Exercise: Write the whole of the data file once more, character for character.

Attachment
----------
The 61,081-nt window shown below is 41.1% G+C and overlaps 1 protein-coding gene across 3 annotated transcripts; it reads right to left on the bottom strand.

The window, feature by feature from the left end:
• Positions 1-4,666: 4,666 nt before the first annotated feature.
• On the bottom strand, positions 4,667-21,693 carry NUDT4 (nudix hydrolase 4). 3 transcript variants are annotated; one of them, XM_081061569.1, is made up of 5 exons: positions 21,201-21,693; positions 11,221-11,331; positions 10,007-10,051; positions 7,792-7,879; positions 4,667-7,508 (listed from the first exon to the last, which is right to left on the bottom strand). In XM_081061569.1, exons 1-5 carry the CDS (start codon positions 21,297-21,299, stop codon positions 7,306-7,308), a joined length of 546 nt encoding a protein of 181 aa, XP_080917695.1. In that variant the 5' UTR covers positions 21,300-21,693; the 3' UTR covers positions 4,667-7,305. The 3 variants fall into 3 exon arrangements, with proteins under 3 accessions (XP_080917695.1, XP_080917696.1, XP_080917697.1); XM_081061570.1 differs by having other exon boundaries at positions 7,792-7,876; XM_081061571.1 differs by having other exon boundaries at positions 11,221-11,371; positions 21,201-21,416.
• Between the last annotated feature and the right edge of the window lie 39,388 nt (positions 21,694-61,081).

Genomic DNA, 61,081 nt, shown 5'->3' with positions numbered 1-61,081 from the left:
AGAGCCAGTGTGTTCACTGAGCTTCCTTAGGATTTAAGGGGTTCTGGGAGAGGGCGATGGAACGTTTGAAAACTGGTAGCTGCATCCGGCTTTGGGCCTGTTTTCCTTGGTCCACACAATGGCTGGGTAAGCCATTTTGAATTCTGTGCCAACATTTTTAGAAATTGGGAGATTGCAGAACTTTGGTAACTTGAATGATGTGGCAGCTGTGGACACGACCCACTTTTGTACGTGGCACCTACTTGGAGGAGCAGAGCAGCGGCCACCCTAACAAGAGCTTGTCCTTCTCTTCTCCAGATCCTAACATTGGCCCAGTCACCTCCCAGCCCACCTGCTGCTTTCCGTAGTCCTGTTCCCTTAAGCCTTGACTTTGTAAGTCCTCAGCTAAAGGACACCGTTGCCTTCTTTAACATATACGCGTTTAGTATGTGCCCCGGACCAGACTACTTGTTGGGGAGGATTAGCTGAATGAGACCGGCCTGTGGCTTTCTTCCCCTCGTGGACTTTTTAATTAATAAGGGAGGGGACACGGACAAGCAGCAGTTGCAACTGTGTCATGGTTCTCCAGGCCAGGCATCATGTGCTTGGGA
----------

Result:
The 61,081-nt window shown below is 41.1% G+C and overlaps 1 protein-coding gene across 3 annotated transcripts; it reads right to left on the bottom strand.

The window, feature by feature from the left end:
• Positions 1-4,666: 4,666 nt before the first annotated feature.
• On the bottom strand, positions 4,667-21,693 carry NUDT4 (nudix hydrolase 4). 3 transcript variants are annotated; one of them, XM_081061569.1, is made up of 5 exons: positions 21,201-21,693; positions 11,221-11,331; positions 10,007-10,051; positions 7,792-7,879; positions 4,667-7,508 (listed from the first exon to the last, which is right to left on the bottom strand). In XM_081061569.1, exons 1-5 carry the CDS (start codon positions 21,297-21,299, stop codon positions 7,306-7,308), a joined length of 546 nt encoding a protein of 181 aa, XP_080917695.1. In that variant the 5' UTR covers positions 21,300-21,693; the 3' UTR covers positions 4,667-7,305. The 3 variants fall into 3 exon arrangements, with proteins under 3 accessions (XP_080917695.1, XP_080917696.1, XP_080917697.1); XM_081061570.1 differs by having other exon boundaries at positions 7,792-7,876; XM_081061571.1 differs by having other exon boundaries at positions 11,221-11,371; positions 21,201-21,416.
• Between the last annotated feature and the right edge of the window lie 39,388 nt (positions 21,694-61,081).

Genomic DNA, 61,081 nt, shown 5'->3' with positions numbered 1-61,081 from the left:
AGAGCCAGTGTGTTCACTGAGCTTCCTTAGGATTTAAGGGGTTCTGGGAGAGGGCGATGGAACGTTTGAAAACTGGTAGCTGCATCCGGCTTTGGGCCTGTTTTCCTTGGTCCACACAATGGCTGGGTAAGCCATTTTGAATTCTGTGCCAACATTTTTAGAAATTGGGAGATTGCAGAACTTTGGTAACTTGAATGATGTGGCAGCTGTGGACACGACCCACTTTTGTACGTGGCACCTACTTGGAGGAGCAGAGCAGCGGCCACCCTAACAAGAGCTTGTCCTTCTCTTCTCCAGATCCTAACATTGGCCCAGTCACCTCCCAGCCCACCTGCTGCTTTCCGTAGTCCTGTTCCCTTAAGCCTTGACTTTGTAAGTCCTCAGCTAAAGGACACCGTTGCCTTCTTTAACATATACGCGTTTAGTATGTGCCCCGGACCAGACTACTTGTTGGGGAGGATTAGCTGAATGAGACCGGCCTGTGGCTTTCTTCCCCTCGTGGACTTTTTAATTAATAAGGGAGGGGACACGGACAAGCAGCAGTTGCAACTGTGTCATGGTTCTCCAGGCCAGGCATCATGTGCTTGGGA